This works only for heat-treatable grades 6061 and 7075. This can be a difficult area to anneal. However, I discovered a great trick that worked almost every time.
An oxyfuel torch is required for this process to be successful. You will need to light the torch using acetylene or any other fuel. This will create a black smoke flame. The soot will make the aluminum piece black.
Turn on your oxygen to create a regular flame. However, keep it smaller than normal. If you have a rosebud tip, use it. This is the trick to keep aluminum from melting, but you must get close to that melting temperature to make it work.
Slowly heat the metal, moving the torch slowly back and forth so that the soot is gone. This is how you can tell if the aluminum has reached the correct temperature.
Let it cool down slowly. This can be done by moving the torch farther away or using the hot snuggle technique (I’m pretty sure that’s the technical term…HSM?). Aluminum will become brittle if it cools too quickly or is not cooled down enough.
Aluminum is now malleable and suitable for bending with aluminum pipe benders machines, for example. It’s not easy to heat treat aluminum after it has been worked. It should be heated to 1000 F. After it has sat at that temperature for an hour, water can be used to cool it. It can be aged by heating it to 400 F and soaking it for about an hour. Then let it air-cool.
It’s not difficult to do. Simply heat it up until it turns red (or ferrous), then bend it. This will cause significant heat damage, so you may need to redo any heat treatment.
This can be a problem for thin, long pieces as it will cool down as soon as the heat source has gone. This can be beneficial if you are working on a small project.
This works well for acrylic and certain plastics.
Protect the Surfaces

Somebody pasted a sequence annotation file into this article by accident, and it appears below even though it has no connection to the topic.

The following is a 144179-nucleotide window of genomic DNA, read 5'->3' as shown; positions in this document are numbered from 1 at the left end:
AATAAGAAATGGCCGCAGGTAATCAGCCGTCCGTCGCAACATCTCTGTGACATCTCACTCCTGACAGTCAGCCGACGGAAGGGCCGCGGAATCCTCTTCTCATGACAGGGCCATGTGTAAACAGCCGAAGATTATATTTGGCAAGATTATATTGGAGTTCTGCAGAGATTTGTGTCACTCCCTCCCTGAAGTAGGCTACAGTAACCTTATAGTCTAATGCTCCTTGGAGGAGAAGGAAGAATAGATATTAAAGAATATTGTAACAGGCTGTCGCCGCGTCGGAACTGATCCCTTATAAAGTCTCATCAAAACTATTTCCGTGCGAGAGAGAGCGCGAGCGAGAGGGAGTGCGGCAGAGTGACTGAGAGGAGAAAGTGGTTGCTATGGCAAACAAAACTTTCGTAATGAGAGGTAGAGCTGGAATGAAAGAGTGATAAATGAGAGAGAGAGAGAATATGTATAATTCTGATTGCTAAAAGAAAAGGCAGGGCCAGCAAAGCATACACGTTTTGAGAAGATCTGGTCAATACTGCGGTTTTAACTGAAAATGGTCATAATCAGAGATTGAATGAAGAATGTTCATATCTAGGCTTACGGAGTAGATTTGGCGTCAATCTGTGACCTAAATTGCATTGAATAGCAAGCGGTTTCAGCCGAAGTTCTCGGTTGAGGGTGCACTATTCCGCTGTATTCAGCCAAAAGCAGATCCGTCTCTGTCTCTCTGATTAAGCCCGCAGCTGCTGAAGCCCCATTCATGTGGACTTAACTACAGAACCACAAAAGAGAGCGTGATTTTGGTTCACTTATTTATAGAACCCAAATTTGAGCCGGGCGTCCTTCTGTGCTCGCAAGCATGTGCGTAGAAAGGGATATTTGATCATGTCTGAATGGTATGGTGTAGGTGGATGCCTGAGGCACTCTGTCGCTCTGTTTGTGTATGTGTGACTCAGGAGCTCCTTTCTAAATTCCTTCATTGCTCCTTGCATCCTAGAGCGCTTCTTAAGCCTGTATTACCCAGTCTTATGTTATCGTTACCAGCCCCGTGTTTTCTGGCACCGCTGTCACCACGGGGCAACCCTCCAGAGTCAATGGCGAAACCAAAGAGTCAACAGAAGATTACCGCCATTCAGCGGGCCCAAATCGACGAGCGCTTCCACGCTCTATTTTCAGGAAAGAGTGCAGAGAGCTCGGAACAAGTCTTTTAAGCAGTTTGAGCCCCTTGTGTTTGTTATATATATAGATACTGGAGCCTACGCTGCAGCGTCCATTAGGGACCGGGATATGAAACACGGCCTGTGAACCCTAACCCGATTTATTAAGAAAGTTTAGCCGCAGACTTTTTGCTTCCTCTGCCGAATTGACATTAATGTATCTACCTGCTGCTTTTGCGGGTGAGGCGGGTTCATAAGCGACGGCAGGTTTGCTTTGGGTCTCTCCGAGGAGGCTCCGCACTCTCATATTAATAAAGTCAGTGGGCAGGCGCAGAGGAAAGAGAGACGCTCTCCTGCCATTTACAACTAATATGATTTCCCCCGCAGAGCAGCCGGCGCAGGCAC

Metal can be bent to scratch surfaces. It’s worth spending a little extra time to make sure they’re protected.
This is the easiest way to do it. Simply place masking tape wherever you’re going to come in contact with something difficult.
You can use masking tape to protect the metal from further scratching.
Use a Brake
A brake is the best option for smooth bends. The sheet can be bent in a continuous, clean motion that doesn’t cause any distortions or warping.
Many people don’t own one, but they can be purchased online for a very affordable price (that works well enough for small hobbies). You could also spend a few hundred dollars on a smaller, more elegant one.
You can rent larger tools, such as those needed to work with fascia and soffit on your home, by simply going to a rental shop and picking one up. They are usually available for rent for as little as one week.
Other useful tools
Some things don’t require a brake. There are many other methods to bend sheet metal, particularly if it is a smaller part.
A common way I use sheet metal to make automotive panels is to sandwich 2x4s in a vise with my workpiece in the center and then work the metal using a rubber mallet. This allows you to use 2x4s with a longer reach than you would get from a standard vise. The radius of the 2x4s means that the sheet metal fabrication will be transferred to it, which allows for around fold. Your bends will also be strong.
Sewing pliers are another option (link to Amazon). These pliers are very affordable and can be used for smaller, thinner pieces. A couple of these tools should be in every toolbox. These can be used to make some very nice and clean bends. You can also use masking tape to cover the jaws of your workpiece. This makes it easier to prevent metal scratches.
Plan Your Bends
I used to work in a helicopter repair shop, where I would make formed steel tools measuring anywhere from 4′-12′ long. I once didn’t plan my bends and ended up not being capable of fitting the workpiece into the brake for the last bend. It was really awful.
Plan your route if you are doing a lot of steep bends. You should ensure that the workpiece fits in your tool at all stages.
This is easiest to do by simply cutting a small strip of metal to test the idea. Mark the bends with a number every time. You can reach the end if you are able to do it without difficulty. If not, just continue your steps.
There are some shapes that aren’t practical for most bending tools. Without special tools, it can be difficult to make a U-channel deep enough with a narrow bottom. They can be done by pushing metal into a hard urethane slab using a flat bar from a hydraulic press. I have done this before.
Another option is to cut it into two pieces and then weld them together in your problem area. Each job is unique, so there are no general guidelines. The exhaustive list of principles could be considered a manual.
It is simple to use a test strip. This works almost every time. It is better to make a small offcut than a large sheet of expensive material.